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I've got a few sites with directories protected by http basic auth implemented via .htaccess files paired with .htpasswd files. I've noticed that with a password ending in "et!" I can get in by omitting the "t!", or replacing the ! with a 1.

Contents of my .htaccess file:

AuthType Basic
AuthName "administration"
AuthUserFile /var/www/conf/mysitename.com.pw

require valid-user

I have two users in mysitename.com.pw.

Obviously this behavior isn't wanted. Any idea what's going on?

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specifying SHA1 or MD5 (htpasswd -s or -m) was the solution. –  CWSChris Jul 7 '10 at 20:33

2 Answers 2

up vote 5 down vote accepted

Have a look at: http://httpd.apache.org/docs/2.1/misc/password_encryptions.html

It sounds to me like you're using CRYPT format passwords (the default on most platforms). CRYPT passwords only use the first 8 characters of the password.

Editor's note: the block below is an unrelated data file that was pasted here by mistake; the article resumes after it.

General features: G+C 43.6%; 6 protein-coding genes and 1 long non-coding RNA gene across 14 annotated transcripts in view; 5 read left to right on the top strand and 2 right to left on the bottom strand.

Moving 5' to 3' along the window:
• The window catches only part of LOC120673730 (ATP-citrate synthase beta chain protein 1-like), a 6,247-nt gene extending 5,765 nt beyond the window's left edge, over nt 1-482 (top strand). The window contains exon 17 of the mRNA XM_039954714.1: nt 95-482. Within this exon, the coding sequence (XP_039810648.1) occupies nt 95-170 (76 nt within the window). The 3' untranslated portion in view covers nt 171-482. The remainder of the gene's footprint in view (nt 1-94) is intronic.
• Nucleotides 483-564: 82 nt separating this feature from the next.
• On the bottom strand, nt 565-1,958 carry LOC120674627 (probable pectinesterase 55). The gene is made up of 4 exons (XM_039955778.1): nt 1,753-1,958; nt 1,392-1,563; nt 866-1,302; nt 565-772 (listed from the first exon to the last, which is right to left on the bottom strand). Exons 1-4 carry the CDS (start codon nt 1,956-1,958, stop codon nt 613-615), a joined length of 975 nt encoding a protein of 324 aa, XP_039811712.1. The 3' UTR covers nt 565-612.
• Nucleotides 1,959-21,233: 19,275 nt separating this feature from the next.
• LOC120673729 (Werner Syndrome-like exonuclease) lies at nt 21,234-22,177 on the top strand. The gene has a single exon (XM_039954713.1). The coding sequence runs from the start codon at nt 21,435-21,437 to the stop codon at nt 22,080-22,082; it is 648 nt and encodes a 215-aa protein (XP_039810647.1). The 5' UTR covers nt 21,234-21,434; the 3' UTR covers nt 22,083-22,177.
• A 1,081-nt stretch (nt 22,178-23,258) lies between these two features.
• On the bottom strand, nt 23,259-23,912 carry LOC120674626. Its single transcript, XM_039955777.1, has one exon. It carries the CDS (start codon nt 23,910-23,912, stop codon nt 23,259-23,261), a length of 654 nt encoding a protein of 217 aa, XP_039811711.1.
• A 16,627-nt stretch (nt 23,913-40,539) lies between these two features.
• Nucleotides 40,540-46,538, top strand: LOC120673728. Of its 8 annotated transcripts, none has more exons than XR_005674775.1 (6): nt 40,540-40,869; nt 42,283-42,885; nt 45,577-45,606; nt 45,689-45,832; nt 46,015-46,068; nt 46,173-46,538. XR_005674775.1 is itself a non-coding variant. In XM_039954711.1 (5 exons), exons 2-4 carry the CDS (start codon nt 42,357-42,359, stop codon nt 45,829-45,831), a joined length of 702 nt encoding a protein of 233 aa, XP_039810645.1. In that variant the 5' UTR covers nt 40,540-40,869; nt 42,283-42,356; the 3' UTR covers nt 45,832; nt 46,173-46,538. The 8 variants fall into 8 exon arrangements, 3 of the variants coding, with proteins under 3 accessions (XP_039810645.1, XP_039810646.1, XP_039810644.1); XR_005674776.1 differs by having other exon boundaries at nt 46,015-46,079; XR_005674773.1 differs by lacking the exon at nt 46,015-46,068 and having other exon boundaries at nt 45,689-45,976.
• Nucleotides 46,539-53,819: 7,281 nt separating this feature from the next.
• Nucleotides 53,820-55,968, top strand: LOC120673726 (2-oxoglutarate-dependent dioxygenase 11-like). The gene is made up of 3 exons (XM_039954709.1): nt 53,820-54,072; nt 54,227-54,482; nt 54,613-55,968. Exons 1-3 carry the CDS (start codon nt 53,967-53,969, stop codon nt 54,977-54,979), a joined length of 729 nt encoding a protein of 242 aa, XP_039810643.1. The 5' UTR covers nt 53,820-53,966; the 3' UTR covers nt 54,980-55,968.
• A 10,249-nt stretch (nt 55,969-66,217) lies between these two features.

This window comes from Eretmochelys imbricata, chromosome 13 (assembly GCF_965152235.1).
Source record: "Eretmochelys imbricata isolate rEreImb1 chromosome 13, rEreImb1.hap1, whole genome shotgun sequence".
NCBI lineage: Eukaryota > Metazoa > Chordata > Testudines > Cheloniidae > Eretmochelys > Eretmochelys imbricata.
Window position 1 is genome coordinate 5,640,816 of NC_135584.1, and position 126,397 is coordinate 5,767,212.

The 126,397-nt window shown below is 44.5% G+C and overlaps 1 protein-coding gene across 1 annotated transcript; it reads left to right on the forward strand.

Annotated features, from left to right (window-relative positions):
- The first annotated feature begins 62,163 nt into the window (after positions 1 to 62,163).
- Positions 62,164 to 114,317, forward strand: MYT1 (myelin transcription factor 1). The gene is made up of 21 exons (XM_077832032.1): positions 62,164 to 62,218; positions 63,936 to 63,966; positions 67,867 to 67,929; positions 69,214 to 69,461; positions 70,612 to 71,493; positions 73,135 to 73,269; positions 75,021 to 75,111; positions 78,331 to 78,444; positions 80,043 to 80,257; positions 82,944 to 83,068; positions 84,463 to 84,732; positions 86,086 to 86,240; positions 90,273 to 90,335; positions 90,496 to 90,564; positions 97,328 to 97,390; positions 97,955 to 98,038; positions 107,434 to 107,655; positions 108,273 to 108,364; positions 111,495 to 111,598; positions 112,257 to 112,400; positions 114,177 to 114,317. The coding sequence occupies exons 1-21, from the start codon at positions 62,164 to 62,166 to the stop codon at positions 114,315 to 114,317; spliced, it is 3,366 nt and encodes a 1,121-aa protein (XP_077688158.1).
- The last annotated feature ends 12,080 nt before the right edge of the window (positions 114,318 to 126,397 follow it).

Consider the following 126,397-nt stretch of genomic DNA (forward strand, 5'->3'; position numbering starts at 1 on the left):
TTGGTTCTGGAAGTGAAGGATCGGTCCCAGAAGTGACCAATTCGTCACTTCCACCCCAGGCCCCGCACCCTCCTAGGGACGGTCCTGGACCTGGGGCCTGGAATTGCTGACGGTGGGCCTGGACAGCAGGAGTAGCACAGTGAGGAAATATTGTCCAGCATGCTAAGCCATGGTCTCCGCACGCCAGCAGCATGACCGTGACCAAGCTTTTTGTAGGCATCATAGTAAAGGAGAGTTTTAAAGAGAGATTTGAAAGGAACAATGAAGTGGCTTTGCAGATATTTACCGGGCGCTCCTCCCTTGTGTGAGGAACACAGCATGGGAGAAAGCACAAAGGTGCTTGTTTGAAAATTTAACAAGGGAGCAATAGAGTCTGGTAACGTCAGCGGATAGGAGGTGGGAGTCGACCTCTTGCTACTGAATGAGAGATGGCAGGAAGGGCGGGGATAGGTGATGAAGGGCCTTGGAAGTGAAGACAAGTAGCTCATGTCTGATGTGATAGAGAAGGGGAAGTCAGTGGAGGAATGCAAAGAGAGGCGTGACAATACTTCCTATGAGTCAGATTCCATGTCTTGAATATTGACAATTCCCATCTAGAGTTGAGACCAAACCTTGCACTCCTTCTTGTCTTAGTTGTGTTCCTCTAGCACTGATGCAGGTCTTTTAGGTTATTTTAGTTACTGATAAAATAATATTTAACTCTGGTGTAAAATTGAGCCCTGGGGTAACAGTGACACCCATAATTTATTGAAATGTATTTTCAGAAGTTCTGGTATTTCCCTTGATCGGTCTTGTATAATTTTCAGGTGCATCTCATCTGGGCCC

I suspect your password exceeds 8 characters in length and the "slightly incorrect" part are characters in the ninth or greater position (which aren't actually checked as part of the password).

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the man page doesn't mention the default on linux systems. is CRYPT default when using the htpasswd binary without -m, -d, or -s? –  CWSChris Jul 7 '10 at 20:10
    
Try changing the hashing algorithm to SHA1 or MD5, see if that fixes it. –  Marcin Jul 7 '10 at 20:19

I would try erasing and recreating the .pw file first. This is a really strange problem...

If that doesn't fix it, check for bug reports related your version of Apache. I HIGHLY HIGHLY doubt it is a bug, though.

I wish I knew where to go from there. Hopefully when you remove/recreate the file it fixes the problem. If not, hopefully an Apache expert wanders this way soon...

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